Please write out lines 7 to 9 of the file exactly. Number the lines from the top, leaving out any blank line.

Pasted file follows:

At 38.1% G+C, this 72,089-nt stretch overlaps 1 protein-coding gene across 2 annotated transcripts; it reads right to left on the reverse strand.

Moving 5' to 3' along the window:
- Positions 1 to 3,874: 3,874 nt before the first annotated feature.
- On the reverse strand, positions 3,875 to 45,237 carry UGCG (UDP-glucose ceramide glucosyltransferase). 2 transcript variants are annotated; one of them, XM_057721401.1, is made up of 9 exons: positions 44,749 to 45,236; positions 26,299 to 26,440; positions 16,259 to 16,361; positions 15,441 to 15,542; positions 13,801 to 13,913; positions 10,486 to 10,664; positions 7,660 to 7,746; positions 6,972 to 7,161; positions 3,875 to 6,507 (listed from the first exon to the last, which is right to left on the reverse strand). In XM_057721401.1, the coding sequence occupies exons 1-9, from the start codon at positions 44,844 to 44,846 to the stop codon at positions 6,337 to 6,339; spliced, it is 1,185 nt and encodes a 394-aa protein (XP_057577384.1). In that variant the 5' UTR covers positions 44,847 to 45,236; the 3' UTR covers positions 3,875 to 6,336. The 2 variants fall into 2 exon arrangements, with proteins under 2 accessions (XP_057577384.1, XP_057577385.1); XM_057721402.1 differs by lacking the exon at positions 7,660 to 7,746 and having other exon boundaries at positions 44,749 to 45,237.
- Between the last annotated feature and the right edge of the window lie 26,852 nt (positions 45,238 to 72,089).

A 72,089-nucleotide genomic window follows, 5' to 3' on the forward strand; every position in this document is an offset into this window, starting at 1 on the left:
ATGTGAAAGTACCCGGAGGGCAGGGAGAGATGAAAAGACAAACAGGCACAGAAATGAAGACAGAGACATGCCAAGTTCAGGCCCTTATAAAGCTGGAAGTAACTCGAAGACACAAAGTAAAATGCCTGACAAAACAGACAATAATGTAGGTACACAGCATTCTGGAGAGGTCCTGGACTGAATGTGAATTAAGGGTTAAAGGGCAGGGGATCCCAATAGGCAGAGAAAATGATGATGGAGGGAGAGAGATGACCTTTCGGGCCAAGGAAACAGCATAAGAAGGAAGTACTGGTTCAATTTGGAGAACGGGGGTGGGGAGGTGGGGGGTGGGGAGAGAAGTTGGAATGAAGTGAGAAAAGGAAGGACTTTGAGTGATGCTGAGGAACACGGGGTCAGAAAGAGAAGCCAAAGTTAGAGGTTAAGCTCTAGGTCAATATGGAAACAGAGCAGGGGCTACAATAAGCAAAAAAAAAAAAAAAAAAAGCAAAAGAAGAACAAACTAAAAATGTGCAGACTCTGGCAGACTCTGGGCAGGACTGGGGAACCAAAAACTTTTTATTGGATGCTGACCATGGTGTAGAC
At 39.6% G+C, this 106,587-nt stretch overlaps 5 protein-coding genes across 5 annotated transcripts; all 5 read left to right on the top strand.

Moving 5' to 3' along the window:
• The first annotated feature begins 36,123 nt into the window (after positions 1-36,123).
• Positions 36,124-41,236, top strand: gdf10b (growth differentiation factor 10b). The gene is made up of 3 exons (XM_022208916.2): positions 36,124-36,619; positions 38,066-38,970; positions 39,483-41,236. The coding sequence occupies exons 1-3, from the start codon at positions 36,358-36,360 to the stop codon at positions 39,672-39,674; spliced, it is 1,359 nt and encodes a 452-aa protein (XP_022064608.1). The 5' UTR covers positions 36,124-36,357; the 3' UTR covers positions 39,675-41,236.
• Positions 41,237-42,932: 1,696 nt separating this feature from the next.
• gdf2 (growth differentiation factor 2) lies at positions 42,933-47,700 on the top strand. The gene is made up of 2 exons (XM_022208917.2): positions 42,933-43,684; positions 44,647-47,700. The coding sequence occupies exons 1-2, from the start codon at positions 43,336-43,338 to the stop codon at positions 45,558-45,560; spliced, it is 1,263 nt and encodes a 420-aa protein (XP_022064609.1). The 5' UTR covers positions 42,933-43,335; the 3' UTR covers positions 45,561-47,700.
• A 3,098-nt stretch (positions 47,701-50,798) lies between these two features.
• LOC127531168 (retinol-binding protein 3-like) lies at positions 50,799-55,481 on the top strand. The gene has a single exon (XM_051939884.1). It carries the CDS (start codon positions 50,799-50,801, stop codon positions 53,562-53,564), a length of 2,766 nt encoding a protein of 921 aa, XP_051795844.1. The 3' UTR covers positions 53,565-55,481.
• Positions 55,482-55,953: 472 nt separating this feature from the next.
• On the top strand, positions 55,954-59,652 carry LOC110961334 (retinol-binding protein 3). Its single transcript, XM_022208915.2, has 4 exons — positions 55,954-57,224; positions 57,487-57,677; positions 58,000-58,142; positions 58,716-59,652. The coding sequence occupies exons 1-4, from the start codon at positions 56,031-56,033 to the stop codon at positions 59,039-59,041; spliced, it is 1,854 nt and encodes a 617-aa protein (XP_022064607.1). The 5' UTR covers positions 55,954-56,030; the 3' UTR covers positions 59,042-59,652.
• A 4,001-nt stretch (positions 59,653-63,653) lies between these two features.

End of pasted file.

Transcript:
ATGTGAAAGTACCCGGAGGGCAGGGAGAGATGAAAAGACAAACAGGCACAGAAATGAAGACAGAGACATGCCAAGTTCAGGCCCTTATAAAGCTGGAAGTAACTCGAAGACACAAAGTAAAATGCCTGACAAAACAGACAATAATGTAGGTACACAGCATTCTGGAGAGGTCCTGGACTGAATGTGAATTAAGGGTTAAAGGGCAGGGGATCCCAATAGGCAGAGAAAATGATGATGGAGGGAGAGAGATGACCTTTCGGGCCAAGGAAACAGCATAAGAAGGAAGTACTGGTTCAATTTGGAGAACGGGGGTGGGGAGGTGGGGGGTGGGGAGAGAAGTTGGAATGAAGTGAGAAAAGGAAGGACTTTGAGTGATGCTGAGGAACACGGGGTCAGAAAGAGAAGCCAAAGTTAGAGGTTAAGCTCTAGGTCAATATGGAAACAGAGCAGGGGCTACAATAAGCAAAAAAAAAAAAAAAAAAAGCAAAAGAAGAACAAACTAAAAATGTGCAGACTCTGGCAGACTCTGGGCAGGACTGGGGAACCAAAAACTTTTTATTGGATGCTGACCATGGTGTAGAC
At 39.6% G+C, this 106,587-nt stretch overlaps 5 protein-coding genes across 5 annotated transcripts; all 5 read left to right on the top strand.

Moving 5' to 3' along the window: